GRAND RAPIDS, Mich. — Rex the beagle chased a rabbit into the woods and came back with little more than a sneeze.
The culprit: a stick nearly five inches long, lodged deep inside Rex’s left nostril.
It all began in April, when Rex’s owner Mark Kovicak took him to Hillcrest Dog Park in Grand Rapids. Right outside of the park, Kovicak’s 2-year-old beagle sprinted away from him, chasing after a rabbit. Rex came back with a nosebleed and began sneezing.
Kovicak took Rex to a veterinarian who prescribed antibiotics and looked in Rex’s nostrils to see if anything could have gotten caught inside. Nothing was visible. The antibiotics helped somewhat, but Rex continued to suffer sneezing fits and nosebleeds every day.
Rex received more medication after visiting Sharpe at BluePearl’s Grand Rapids hospital in May. It helped somewhat, but the sneezing continued. Sharpe suggested a CT scan to see if any “foreign body” might have gotten stuck inside Rex’s snout.
Although X-rays are great tools for viewing metal objects – think of a dog who swallows a penny – a CT scanner does a better job at viewing non-metallic, organic objects. CT scanners are sophisticated imaging machines that were developed for human medicine, and which are now used at many BluePearl hospitals to provide an advanced level of veterinary diagnostics.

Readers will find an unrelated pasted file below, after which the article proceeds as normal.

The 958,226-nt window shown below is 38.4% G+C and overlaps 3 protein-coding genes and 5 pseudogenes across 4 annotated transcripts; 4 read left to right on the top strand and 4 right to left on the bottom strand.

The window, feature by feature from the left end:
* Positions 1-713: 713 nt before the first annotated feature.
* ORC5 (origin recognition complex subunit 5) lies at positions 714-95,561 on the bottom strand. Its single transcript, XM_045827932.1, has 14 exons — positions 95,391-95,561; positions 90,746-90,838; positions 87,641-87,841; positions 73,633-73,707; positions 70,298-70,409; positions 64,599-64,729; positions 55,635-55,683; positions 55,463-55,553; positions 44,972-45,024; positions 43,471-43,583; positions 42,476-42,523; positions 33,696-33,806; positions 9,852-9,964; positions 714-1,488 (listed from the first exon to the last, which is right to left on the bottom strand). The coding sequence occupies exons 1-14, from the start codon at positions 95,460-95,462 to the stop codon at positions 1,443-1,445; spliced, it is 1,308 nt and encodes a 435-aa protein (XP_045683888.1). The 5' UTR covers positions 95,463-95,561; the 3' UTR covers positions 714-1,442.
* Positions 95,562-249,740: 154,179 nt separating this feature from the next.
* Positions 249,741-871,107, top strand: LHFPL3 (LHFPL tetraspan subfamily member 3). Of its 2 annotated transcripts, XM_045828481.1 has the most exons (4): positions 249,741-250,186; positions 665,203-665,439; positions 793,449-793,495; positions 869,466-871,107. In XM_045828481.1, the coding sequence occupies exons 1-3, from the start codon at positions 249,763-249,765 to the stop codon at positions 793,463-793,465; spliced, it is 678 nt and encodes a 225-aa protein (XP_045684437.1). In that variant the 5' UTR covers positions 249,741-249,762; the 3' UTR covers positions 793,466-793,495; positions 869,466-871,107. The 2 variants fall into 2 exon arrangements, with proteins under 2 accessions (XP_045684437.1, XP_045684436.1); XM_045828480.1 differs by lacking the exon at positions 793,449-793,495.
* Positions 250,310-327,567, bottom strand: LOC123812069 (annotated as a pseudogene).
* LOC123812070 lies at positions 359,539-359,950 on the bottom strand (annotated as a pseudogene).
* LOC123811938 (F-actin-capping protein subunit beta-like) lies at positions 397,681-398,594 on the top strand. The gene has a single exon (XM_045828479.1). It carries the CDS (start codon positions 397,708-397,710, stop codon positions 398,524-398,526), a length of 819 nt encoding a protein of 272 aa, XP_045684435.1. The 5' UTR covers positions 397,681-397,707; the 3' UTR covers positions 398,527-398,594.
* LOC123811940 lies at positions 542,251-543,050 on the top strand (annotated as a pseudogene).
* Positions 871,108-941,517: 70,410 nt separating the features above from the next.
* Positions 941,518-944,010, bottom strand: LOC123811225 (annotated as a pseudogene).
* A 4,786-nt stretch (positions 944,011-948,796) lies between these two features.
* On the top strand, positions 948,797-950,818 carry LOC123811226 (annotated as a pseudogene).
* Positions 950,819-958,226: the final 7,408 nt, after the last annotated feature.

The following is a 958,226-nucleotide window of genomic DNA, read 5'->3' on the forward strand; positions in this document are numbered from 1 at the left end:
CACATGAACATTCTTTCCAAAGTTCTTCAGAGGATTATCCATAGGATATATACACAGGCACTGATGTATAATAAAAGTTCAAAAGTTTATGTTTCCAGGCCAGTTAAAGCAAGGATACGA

In this case, the results were dramatic. Using the CT machine, Sharpe saw what appeared to be a long straight object inside Rex’s nasal passageway. With Rex under anesthesia, he also conducted a rhinoscopy, using a small tube with a light and lens, to view the object from inside the nostril and also from the very back of Rex’s throat.
Sharpe then used a tool called a “nasal biopsy forceps” to remove what turned out to be a stick. The problem had been solved.
Sharpe gave the good news to Kovicak on Friday Oct. 1. “I felt like hugging him,” Kovicak said. “Honestly, I had tears of joy.”
Just a few days later, Kovicak said Rex already seems happier and bouncier, like his old self. “He is an absolute machine when he’s playing. He will go in circles and circles, soil flying everywhere. All the dogs want to play with him.”
Sharpe said he and all his colleagues at BluePearl are happy they helped make Rex better.
“There often can be a good prognosis when dogs display the signs that Rex had,” Sharpe said. “Sometimes it takes these bigger diagnostics to know for sure. We’re just glad that Rex can now return to a good quality of life.”